Roberto Machado Noa—LightRocket/Getty Images
By Martha C. White
October 12, 2016

The “Frozen” Broadway musical hits the Great White Way in 2018, but Disney Theatrical Productions is already generating applause from actors, whose new contracts entitle them to a share of performance profits.

Profit-sharing is generally a form of compensation more associated with Silicon Valley than Broadway, but the runaway success of Lin-Manuel Miranda’s “Hamilton” has given the practice some recent exposure. Hamilton’s inaugural cast lobbied for, and eventually won, the right to share in the show’s considerable profits. According to the New York Times, about 30 cast members reportedly will split $312,000, or about $10,000 each a year — not the kind of windfall you can retire on, but a nice supplement for professionals in an industry where paychecks can be small and fleeting.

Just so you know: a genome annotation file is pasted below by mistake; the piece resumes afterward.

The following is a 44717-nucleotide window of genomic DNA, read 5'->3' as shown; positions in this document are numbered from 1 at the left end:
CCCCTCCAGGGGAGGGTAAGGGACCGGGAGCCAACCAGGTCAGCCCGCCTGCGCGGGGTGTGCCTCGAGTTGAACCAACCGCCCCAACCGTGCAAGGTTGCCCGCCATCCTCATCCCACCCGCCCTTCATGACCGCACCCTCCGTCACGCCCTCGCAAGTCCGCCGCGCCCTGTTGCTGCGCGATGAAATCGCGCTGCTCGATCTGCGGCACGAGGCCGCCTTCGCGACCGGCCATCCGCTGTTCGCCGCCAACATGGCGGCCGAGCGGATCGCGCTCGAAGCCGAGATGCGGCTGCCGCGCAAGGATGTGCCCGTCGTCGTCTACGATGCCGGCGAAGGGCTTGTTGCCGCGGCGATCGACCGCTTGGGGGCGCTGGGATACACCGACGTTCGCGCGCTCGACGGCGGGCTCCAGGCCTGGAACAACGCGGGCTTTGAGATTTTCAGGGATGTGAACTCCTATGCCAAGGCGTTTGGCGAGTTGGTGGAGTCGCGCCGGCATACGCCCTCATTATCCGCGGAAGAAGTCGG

Disney wouldn’t say if a similar dynamic was behind the “Frozen” contract structure, which the Wall Street Journal reported entitles the actors who will launch the show to a shared 0.5% of profits, on top of a $400 weekly pay raise. The company did emphasize their contributions in an email cited by the Journal, which said, “We place the highest value on the talent and contribution of both the performers and stage managers.”

Hopes are high for “Frozen,” which has raked in money from movie ticket sales, toys and other merchandise.

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